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Comics are all our hobby, but what other BIG HOBBY OF INTEREST might you have?

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Thanks Paw, I'm checking them out now.
Big Three is a bit more my style so far.  Hey, The Pretty Things have a nice sound too!  They seemed to morph over time from what I've listened to so far.
Wow, I loved Gilmour with them at Abby Road.  I'm a big fan of his and Pink Floyd.

If you like a little more edge - here's a 'proto-punk' Toronto band and their only hit that I liked -
The Diodes - I'm Tired of Waking Up Tired -

Geo (RIP):
My other interests besides working here and with comics in general are listening late '50's-'60s music, working on cars, taking trips with the wife. And just enjoying life as much as I can.


OTHER hobbies?
Yeah, well, I'm a film buff, too.
They say movies and comics are related, and somehow they are, that's maybe why so many of us love watching movies...

paw broon:
"The Diodes - I'm Tired of Waking Up Tired"  Yoc.
I like that.  Ta.  All suggestions welcome.
The Pretty Things have covered a few different genres during their long, complicated and troubled existence.  They also created the FIRST rock opera, S.F. Sorrow, which is superior to Tommy, wrongly claimed to be the first.  So there. :P ;)
S.F. Sorrow live at Abbey Rd. with Arthur Brown and Dave Gilmour:-
Still not off-topic as following the Pretty Things is one of my hobbies. 8)

Photography, history, and genealogy are a few of mine, and they kind of overlap. My grandfather was a semi-professional photographer for years, working part time for a local studio, and he saved ALL of his negatives going back to the early 1940s. I'm in the process of digitizing them, but I can't afford a negative scanner (and most of the old ones are medium and large format, not 35mm) so I've had to develop my own method using a florescent light fixture, an opaque piece of white plastic to diffuse the light, my DSLRs, and an attachment for an old Polaroid (used for copying photos - it creates a good distance between my camera and the negative or slide I'm copying). Here are some pictures (from the original negatives) that he took in the 40s and 50s: great aunt (his sister), Mary Ann in the mid-1950s. mother, taken around 1966 or 67. flooded corner of Herman St. and Glendora Ave. in the west end of Louisville, KY, 1945. Capitol St. in Jackson, MS, probably around April, 1947. You old movie buffs can take note of the movie playing at the Paramount: "Stallion Road" starring Ronald Reagan and Alexis Smith.

Color negatives were more difficult to figure out and correct (especially reds), but I finally came up with the right settings in Camera Raw. in 1984.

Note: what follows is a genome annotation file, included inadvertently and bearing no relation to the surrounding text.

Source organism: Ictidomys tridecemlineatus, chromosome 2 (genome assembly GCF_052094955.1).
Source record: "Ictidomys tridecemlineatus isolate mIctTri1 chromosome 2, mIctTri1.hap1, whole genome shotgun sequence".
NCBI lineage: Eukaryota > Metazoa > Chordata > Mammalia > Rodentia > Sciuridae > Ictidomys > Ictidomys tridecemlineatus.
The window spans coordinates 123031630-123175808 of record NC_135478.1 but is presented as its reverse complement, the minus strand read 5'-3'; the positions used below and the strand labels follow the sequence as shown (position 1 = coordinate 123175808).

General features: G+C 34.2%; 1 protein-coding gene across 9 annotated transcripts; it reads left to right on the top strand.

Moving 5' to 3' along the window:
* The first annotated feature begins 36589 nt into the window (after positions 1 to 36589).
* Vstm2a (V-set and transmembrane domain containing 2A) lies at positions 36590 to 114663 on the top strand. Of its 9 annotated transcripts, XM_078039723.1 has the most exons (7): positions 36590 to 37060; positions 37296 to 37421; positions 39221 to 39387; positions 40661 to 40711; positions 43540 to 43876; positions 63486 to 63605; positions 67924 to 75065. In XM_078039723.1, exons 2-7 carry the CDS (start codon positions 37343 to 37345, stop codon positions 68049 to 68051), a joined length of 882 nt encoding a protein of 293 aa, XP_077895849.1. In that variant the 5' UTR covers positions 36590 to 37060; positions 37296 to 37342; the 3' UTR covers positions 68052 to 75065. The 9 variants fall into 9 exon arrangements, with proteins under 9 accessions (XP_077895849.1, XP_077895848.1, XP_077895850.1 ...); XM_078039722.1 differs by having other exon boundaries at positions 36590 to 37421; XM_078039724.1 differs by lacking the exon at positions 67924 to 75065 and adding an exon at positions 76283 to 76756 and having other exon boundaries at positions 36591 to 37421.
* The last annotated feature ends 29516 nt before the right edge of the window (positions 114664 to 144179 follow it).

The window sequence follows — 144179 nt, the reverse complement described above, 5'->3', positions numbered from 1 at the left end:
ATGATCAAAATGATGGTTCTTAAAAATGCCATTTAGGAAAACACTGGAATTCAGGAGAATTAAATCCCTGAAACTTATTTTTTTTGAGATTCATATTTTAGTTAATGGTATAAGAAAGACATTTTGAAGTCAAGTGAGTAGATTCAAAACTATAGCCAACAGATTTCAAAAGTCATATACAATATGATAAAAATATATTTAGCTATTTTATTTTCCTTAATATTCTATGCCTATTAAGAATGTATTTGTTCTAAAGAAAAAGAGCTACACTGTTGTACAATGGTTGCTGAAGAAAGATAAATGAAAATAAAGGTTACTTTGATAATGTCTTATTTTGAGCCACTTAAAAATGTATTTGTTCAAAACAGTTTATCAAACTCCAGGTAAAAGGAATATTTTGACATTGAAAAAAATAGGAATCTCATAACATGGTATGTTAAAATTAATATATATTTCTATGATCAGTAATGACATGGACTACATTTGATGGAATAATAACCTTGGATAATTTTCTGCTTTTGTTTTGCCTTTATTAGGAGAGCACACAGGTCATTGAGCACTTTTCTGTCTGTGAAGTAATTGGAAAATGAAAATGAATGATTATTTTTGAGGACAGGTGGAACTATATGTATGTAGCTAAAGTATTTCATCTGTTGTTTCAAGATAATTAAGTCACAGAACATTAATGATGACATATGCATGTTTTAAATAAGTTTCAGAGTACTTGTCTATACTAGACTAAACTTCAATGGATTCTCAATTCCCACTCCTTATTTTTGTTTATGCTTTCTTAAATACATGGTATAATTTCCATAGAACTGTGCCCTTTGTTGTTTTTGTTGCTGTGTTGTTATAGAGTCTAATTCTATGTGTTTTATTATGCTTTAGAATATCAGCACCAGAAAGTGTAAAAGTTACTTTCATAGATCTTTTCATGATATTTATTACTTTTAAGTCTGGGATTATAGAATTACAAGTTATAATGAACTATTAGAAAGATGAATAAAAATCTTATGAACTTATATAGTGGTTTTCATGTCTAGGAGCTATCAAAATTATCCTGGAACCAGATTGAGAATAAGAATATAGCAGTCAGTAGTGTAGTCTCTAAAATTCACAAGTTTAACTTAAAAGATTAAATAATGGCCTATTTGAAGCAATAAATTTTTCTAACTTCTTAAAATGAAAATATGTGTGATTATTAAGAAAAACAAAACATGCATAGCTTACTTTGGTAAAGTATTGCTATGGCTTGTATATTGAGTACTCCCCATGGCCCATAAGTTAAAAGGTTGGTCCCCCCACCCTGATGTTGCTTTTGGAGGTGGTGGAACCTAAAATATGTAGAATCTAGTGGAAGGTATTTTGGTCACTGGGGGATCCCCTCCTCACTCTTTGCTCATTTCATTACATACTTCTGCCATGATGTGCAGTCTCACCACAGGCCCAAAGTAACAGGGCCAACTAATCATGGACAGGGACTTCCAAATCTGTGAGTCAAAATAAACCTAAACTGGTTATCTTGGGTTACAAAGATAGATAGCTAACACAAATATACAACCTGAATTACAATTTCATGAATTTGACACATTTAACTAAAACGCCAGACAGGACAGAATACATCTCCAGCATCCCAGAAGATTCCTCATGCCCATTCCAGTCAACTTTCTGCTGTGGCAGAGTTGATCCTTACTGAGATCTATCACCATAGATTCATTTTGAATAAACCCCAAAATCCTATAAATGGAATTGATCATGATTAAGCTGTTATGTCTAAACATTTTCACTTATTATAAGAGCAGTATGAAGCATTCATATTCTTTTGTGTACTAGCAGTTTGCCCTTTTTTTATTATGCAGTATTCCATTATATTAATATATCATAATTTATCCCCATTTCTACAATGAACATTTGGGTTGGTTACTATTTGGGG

Of course I take my own pictures as well, and do so for a living (well, somewhat anyway, I'm actually a partner in a video production company, so stills are only part of what I do). Here are a few of my favorite shots (well, ones I have handy to share): took this in the spring of 2009. It is the ruins of the water treatment facility for the "Central Kentucky Lunitic Asylum," now known as Central State Hospital, in a part of Louisville called Anchorage. The asylum was built in the early 1870s, and, if I remember right, the water treatment constructions date to the 1880s or so. Most of the buildings from this part of the property (about 50 acres) were cleared, and the land given to the adjoining E. P. "Tom" Sawyer State Park a few years ago. took this in fall, 2011 in downtown Louisville. This is part of an endangered block known as Whiskey Row. It is a nearly intact block of former distilleries/warehouses dating to the 1860s-70s. The four buildings on the far end have, or are being renovated. The five closest have been the subject of local controversy. A local developer, Todd Blue bought them, two others out of frame, and a vacant lot at the end of the block. His original plan was renovation and development, a project he called the "Iron Quarter" because of their cast iron facades. When the economy tanked, he just let the buildings go until he thought they were too far gone. Blue then decided they needed to be torn down. This started a heated battle between Blue, local preservationists, and the city. Ultimately a deal was reached where Blue sold the five buildings in the foreground to another developer with plans to save them. Several (including two kept by Blue) had to be gutted/essentially torn down, but their facades have been saved and will be incorporated into whatever redevelopment takes place on the site. The whole area has been experiencing a renewal in recent years thanks to the creation of Waterfront Park, about a block or so away on the river, and the KFC Yum Center (seen in the background), home of University of Louisville basketball and other major events. last picture appeals to two of my photographic interests, churches, and derelict buildings. It is from the interior of what used to be Quinn Chapel AME Church near downtown Louisville. The building was built in the 1884 as the Weaver Memorial Baptist Church, and later Chestnut St. Baptist. In 1910, the congregation, which was white, sold to Quinn Chapel, a black congregation, who had been in existence since 1838. (An interesting aside, they first met in a room above a public stable at 2nd and Main Sts., the corner seen in the picture above.) Quinn Chapel was key in the civil rights movement in Louisville. When Martin Luther King Jr. came to Louisville, he would lead protests from here into downtown. The church moved in 2002, and sold the property to the YMCA. It has sat empty ever since, although there are supposedly plans to eventually turn it into a community center. It is one of the few historical buildings left in its area, with most of the rest falling victim to urban renewal in the 1950s-60s. The roof, which you can see was in VERY bad shape, with several large holes, has since been replaced.